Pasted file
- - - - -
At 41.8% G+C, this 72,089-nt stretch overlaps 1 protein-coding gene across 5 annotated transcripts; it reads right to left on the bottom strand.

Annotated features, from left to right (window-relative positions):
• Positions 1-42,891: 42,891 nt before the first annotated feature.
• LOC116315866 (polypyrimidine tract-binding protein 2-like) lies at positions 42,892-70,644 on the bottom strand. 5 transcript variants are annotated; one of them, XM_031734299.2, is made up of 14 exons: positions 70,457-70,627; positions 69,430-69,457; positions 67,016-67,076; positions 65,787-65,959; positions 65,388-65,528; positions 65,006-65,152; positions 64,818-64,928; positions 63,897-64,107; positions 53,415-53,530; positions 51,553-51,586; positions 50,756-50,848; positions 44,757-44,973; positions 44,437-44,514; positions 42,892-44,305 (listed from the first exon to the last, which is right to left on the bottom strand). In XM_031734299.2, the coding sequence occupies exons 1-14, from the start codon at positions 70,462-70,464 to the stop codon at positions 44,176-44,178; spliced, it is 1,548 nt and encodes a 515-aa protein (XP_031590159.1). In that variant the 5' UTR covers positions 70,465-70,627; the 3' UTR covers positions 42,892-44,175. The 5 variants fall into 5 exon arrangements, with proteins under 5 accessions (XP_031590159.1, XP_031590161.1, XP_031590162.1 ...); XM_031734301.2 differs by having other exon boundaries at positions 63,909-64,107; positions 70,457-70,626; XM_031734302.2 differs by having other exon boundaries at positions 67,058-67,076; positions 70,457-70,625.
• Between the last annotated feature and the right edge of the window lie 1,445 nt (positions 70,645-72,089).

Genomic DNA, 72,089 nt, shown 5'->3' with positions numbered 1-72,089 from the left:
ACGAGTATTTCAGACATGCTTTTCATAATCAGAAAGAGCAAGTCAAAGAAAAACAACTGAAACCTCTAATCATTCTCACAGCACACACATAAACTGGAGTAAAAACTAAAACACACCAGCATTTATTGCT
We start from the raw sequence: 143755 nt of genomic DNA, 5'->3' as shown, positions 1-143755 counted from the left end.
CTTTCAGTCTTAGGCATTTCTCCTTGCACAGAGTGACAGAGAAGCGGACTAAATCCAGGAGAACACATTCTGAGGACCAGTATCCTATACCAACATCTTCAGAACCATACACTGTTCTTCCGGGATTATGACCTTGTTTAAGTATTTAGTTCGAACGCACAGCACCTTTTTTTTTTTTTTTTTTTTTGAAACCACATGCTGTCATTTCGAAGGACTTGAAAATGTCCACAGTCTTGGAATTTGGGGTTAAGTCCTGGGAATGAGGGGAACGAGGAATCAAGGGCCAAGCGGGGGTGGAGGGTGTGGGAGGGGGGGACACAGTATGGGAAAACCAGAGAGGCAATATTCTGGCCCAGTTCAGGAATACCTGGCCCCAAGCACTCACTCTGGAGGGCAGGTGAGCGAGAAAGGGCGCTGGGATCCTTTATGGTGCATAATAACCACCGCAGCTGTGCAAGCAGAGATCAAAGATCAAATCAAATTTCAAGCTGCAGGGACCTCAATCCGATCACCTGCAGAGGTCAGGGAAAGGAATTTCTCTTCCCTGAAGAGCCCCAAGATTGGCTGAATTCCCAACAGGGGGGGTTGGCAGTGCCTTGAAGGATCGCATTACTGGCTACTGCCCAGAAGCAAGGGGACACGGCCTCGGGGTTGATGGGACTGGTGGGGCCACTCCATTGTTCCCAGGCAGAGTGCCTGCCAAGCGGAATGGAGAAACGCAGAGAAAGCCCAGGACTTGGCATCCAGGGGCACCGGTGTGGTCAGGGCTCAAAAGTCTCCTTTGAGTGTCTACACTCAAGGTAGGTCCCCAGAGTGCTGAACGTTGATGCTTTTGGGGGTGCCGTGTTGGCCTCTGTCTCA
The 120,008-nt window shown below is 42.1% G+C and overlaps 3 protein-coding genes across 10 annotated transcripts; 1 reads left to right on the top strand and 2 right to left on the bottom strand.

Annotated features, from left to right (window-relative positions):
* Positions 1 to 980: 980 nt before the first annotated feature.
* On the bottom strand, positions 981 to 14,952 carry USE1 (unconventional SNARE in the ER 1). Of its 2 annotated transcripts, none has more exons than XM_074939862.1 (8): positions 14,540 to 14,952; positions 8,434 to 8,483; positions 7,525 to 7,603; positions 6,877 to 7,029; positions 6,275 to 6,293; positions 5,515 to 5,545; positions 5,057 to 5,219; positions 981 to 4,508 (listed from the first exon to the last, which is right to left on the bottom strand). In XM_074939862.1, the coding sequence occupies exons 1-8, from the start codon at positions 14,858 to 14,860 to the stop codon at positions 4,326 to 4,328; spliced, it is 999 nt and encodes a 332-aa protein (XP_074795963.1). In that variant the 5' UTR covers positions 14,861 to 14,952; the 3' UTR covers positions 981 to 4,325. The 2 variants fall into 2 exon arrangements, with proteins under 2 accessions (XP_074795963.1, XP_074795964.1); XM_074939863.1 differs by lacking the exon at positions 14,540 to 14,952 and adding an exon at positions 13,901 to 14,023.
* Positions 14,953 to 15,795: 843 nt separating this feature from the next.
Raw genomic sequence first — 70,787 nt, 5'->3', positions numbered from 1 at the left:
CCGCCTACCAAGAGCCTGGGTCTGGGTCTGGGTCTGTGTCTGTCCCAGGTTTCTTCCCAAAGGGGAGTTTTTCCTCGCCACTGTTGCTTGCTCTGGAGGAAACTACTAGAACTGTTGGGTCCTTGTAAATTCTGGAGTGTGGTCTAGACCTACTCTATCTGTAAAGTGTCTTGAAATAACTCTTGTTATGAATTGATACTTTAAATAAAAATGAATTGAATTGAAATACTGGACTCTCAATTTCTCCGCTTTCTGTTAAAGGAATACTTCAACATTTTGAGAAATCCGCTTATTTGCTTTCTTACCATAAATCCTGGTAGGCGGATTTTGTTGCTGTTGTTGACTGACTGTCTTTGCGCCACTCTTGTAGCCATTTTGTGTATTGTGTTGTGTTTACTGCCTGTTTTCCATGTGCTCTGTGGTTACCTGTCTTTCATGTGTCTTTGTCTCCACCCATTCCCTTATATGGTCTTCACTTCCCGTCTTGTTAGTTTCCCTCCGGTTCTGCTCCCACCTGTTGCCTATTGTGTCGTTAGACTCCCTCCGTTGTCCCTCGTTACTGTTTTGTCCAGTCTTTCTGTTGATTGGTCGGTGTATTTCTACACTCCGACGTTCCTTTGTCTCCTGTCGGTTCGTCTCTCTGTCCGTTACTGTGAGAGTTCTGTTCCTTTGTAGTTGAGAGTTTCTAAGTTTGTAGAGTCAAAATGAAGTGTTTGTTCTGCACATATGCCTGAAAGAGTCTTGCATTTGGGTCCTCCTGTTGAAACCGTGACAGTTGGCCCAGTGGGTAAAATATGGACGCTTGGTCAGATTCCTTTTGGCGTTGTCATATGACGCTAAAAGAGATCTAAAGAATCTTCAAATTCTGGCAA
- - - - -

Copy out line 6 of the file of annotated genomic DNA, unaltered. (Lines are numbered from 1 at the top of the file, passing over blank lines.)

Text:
Genomic DNA, 72,089 nt, shown 5'->3' with positions numbered 1-72,089 from the left: